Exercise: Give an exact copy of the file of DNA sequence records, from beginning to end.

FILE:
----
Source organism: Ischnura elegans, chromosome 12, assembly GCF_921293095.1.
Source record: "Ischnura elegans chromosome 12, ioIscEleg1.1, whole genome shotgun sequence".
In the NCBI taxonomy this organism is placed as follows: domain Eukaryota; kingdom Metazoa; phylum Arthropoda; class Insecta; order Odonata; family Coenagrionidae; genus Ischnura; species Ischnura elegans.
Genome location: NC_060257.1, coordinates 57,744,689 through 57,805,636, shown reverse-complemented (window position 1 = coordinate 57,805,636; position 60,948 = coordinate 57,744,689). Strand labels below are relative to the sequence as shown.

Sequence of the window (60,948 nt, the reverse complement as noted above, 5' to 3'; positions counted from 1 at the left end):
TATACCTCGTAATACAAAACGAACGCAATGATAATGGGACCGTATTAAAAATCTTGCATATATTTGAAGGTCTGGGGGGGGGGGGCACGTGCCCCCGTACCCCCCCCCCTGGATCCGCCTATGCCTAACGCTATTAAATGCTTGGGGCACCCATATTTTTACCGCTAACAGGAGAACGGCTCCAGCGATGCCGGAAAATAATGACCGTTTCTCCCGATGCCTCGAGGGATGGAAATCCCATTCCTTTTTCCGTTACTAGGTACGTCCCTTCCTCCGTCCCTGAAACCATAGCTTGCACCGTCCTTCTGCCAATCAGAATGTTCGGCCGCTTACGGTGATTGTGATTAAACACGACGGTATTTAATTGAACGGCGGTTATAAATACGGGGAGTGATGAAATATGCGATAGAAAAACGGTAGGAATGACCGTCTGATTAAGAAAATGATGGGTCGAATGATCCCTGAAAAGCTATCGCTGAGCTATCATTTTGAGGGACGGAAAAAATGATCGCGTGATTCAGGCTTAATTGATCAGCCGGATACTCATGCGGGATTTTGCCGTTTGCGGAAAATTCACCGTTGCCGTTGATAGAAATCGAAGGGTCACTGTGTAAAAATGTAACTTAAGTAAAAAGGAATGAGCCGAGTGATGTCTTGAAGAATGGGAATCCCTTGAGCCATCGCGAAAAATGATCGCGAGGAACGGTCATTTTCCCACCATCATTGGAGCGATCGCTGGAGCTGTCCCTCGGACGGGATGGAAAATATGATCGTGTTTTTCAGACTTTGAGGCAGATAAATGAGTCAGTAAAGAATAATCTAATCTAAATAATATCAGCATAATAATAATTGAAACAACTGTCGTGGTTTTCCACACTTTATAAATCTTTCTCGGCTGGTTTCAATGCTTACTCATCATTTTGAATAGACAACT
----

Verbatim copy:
Source organism: Ischnura elegans, chromosome 12, assembly GCF_921293095.1.
Source record: "Ischnura elegans chromosome 12, ioIscEleg1.1, whole genome shotgun sequence".
In the NCBI taxonomy this organism is placed as follows: domain Eukaryota; kingdom Metazoa; phylum Arthropoda; class Insecta; order Odonata; family Coenagrionidae; genus Ischnura; species Ischnura elegans.
Genome location: NC_060257.1, coordinates 57,744,689 through 57,805,636, shown reverse-complemented (window position 1 = coordinate 57,805,636; position 60,948 = coordinate 57,744,689). Strand labels below are relative to the sequence as shown.

Sequence of the window (60,948 nt, the reverse complement as noted above, 5' to 3'; positions counted from 1 at the left end):
TATACCTCGTAATACAAAACGAACGCAATGATAATGGGACCGTATTAAAAATCTTGCATATATTTGAAGGTCTGGGGGGGGGGGGCACGTGCCCCCGTACCCCCCCCCCTGGATCCGCCTATGCCTAACGCTATTAAATGCTTGGGGCACCCATATTTTTACCGCTAACAGGAGAACGGCTCCAGCGATGCCGGAAAATAATGACCGTTTCTCCCGATGCCTCGAGGGATGGAAATCCCATTCCTTTTTCCGTTACTAGGTACGTCCCTTCCTCCGTCCCTGAAACCATAGCTTGCACCGTCCTTCTGCCAATCAGAATGTTCGGCCGCTTACGGTGATTGTGATTAAACACGACGGTATTTAATTGAACGGCGGTTATAAATACGGGGAGTGATGAAATATGCGATAGAAAAACGGTAGGAATGACCGTCTGATTAAGAAAATGATGGGTCGAATGATCCCTGAAAAGCTATCGCTGAGCTATCATTTTGAGGGACGGAAAAAATGATCGCGTGATTCAGGCTTAATTGATCAGCCGGATACTCATGCGGGATTTTGCCGTTTGCGGAAAATTCACCGTTGCCGTTGATAGAAATCGAAGGGTCACTGTGTAAAAATGTAACTTAAGTAAAAAGGAATGAGCCGAGTGATGTCTTGAAGAATGGGAATCCCTTGAGCCATCGCGAAAAATGATCGCGAGGAACGGTCATTTTCCCACCATCATTGGAGCGATCGCTGGAGCTGTCCCTCGGACGGGATGGAAAATATGATCGTGTTTTTCAGACTTTGAGGCAGATAAATGAGTCAGTAAAGAATAATCTAATCTAAATAATATCAGCATAATAATAATTGAAACAACTGTCGTGGTTTTCCACACTTTATAAATCTTTCTCGGCTGGTTTCAATGCTTACTCATCATTTTGAATAGACAACT